Slumdog Millionaire

It reads almost like an article in The Onion.

According to the AP’s Erika Kinetz (via USA Today), young Slumdog Milionaire star Azharuddin Mohammed Ismail and his family were recently kicked out of the shanty they lived in before it was bulldozed in advance of monsoon season.

Sadly, they were only one of thirty such families to have lost their homes in the Mumbai slum where even people who have homes have it rough:

“Azhar’s neighbors have less to look forward to. Homeless mothers nursed their babies Thursday in what little shade they could find in the 100-degree heat. Nearby, a 98-year old woman lay listless on a metal bed frame scattered with rags. A pregnant woman carried two large jugs of water, trying not to trip. A man on crutches hobbled through rubble littered with stuffed animals and children’s shoes.

Some sang Jai Ho, the Oscar-winning song from Slumdog Millionaire. Others tried to cook. Children struggled with unwieldy bundles of clothes tied together with old sheets.”

With the sad picture of Azharuddin standing below a rumpled Slumdog poster (signed by Danny Boyle) comforting his pet chicken (he lost his kittens), it’s tempting to lay blame at the feet of the film’s producers for exploiting the children in the first place and the article seems to want to do just that.

The thing is, life was rough for the kids and the millions of others like them before the movie and it continues to be rough after the movie. The problem isn’t the movie. The problem is audiences seeing the movie and then sleeping well at night feeling they’ve done something to help solve the world’s problems.

What’s disturbing is even the AP article feels like it’s exploiting tragedy. Read it and tell me I’m wrong.

7 Responses to “‘Slumdog’ kid even loses half-eaten crap sandwich”

  1. This has been going on forever and not just in this country but all over the world. And you’re not wrong about the article.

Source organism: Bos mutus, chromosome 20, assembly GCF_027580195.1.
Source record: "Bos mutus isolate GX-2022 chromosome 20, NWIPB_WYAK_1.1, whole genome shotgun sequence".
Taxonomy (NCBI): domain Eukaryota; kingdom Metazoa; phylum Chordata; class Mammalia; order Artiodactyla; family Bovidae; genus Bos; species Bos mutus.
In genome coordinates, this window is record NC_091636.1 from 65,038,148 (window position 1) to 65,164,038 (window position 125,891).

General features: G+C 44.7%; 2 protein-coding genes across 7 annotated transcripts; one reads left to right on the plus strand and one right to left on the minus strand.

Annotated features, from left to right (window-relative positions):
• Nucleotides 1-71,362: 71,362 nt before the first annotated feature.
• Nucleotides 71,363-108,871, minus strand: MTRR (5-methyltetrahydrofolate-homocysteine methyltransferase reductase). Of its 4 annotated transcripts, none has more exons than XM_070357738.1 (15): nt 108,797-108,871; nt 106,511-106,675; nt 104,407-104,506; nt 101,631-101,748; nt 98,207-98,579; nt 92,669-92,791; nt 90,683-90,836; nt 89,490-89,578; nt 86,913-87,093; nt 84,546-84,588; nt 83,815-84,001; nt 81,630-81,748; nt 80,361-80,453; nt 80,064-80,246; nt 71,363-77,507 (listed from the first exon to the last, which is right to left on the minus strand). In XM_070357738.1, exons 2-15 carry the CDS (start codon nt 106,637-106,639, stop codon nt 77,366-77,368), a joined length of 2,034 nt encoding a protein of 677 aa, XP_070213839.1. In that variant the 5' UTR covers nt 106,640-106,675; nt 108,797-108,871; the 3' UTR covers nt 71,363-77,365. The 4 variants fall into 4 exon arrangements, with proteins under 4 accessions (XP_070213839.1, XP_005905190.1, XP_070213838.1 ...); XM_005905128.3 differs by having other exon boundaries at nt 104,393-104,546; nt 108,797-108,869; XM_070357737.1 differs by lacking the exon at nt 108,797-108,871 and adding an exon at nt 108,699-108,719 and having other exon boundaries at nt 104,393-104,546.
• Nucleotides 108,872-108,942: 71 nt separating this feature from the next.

I was not one of the people on the bandwagon for this movie. It was enjoyable and well-made, end of story.

  2. I know there was a big fuss leading up to the Oscars about the kids’ trust fund and all that, but it’s sad that things just seem to be rolling downhill.

    On one hand, you can blame the filmmakers for exploitation, but on the other hand if it wasn’t for that film, we wouldn’t even be having this conversation. AP wouldn’t be telling these stories about the real slums of Mumbai.

  3. These slums have always been there and people have known about them, certainly journalists. They just didn’t feel it was important enough to report on before. True the film brought this to people’s attention on a more immediate level, but there is still an element of exploitation. The whole thing kind of leaves a bad taste in my mouth. Maybe I’m just too pessimistic.

  4. I’d suggest there’s probably a psychological aspect to this. I think reporters don’t cover it because people don’t want to read about it. Nothing is less sexy or marketable than poverty and despair.

  5. Yeah, I’m confused. In this country if you get a speaking role in a movie, you can live off that for months in Los Angeles, one of the pricier world cities. Why is this kid still living in a shanty at all?

  6. He blew all his earnings on strippers and hard liquor. Black humor helps me cope better with the tragic reality of the story.

  7. Save me a spot on the couch in hell, Sartre. :)

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